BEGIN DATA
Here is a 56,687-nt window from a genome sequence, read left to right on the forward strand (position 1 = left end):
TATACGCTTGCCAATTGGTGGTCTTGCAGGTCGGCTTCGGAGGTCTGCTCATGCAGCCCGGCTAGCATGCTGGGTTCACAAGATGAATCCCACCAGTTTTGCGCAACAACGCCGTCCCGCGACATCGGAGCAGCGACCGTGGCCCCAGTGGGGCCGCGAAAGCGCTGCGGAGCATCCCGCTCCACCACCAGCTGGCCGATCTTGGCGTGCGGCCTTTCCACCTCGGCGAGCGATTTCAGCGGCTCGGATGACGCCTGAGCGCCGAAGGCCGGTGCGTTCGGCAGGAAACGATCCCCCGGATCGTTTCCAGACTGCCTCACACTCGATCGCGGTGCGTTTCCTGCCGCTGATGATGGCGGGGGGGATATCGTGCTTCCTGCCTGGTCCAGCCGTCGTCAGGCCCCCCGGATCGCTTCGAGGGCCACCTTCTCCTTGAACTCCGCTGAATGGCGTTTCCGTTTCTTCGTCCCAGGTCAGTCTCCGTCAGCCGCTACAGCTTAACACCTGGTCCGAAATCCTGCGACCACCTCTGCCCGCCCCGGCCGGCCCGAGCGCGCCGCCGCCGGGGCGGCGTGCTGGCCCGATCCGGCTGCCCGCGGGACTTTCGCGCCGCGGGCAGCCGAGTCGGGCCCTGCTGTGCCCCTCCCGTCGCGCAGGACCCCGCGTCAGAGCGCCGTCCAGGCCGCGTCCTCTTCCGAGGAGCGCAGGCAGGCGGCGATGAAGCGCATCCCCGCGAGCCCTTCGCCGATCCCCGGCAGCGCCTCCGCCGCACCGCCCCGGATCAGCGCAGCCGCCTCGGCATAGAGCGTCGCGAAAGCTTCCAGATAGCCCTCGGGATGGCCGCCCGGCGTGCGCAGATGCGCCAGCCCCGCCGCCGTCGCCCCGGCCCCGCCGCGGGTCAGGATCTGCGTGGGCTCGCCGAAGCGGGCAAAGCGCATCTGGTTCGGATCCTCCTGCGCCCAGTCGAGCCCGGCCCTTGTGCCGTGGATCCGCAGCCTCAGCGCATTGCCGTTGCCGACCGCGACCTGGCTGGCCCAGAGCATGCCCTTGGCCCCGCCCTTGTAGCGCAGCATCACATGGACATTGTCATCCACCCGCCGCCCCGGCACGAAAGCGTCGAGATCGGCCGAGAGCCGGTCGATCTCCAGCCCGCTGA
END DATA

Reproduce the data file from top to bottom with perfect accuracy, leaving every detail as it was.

Here is a 56,687-nt window from a genome sequence, read left to right on the forward strand (position 1 = left end):
TATACGCTTGCCAATTGGTGGTCTTGCAGGTCGGCTTCGGAGGTCTGCTCATGCAGCCCGGCTAGCATGCTGGGTTCACAAGATGAATCCCACCAGTTTTGCGCAACAACGCCGTCCCGCGACATCGGAGCAGCGACCGTGGCCCCAGTGGGGCCGCGAAAGCGCTGCGGAGCATCCCGCTCCACCACCAGCTGGCCGATCTTGGCGTGCGGCCTTTCCACCTCGGCGAGCGATTTCAGCGGCTCGGATGACGCCTGAGCGCCGAAGGCCGGTGCGTTCGGCAGGAAACGATCCCCCGGATCGTTTCCAGACTGCCTCACACTCGATCGCGGTGCGTTTCCTGCCGCTGATGATGGCGGGGGGGATATCGTGCTTCCTGCCTGGTCCAGCCGTCGTCAGGCCCCCCGGATCGCTTCGAGGGCCACCTTCTCCTTGAACTCCGCTGAATGGCGTTTCCGTTTCTTCGTCCCAGGTCAGTCTCCGTCAGCCGCTACAGCTTAACACCTGGTCCGAAATCCTGCGACCACCTCTGCCCGCCCCGGCCGGCCCGAGCGCGCCGCCGCCGGGGCGGCGTGCTGGCCCGATCCGGCTGCCCGCGGGACTTTCGCGCCGCGGGCAGCCGAGTCGGGCCCTGCTGTGCCCCTCCCGTCGCGCAGGACCCCGCGTCAGAGCGCCGTCCAGGCCGCGTCCTCTTCCGAGGAGCGCAGGCAGGCGGCGATGAAGCGCATCCCCGCGAGCCCTTCGCCGATCCCCGGCAGCGCCTCCGCCGCACCGCCCCGGATCAGCGCAGCCGCCTCGGCATAGAGCGTCGCGAAAGCTTCCAGATAGCCCTCGGGATGGCCGCCCGGCGTGCGCAGATGCGCCAGCCCCGCCGCCGTCGCCCCGGCCCCGCCGCGGGTCAGGATCTGCGTGGGCTCGCCGAAGCGGGCAAAGCGCATCTGGTTCGGATCCTCCTGCGCCCAGTCGAGCCCGGCCCTTGTGCCGTGGATCCGCAGCCTCAGCGCATTGCCGTTGCCGACCGCGACCTGGCTGGCCCAGAGCATGCCCTTGGCCCCGCCCTTGTAGCGCAGCATCACATGGACATTGTCATCCACCCGCCGCCCCGGCACGAAAGCGTCGAGATCGGCCGAGAGCCGGTCGATCTCCAGCCCGCTGA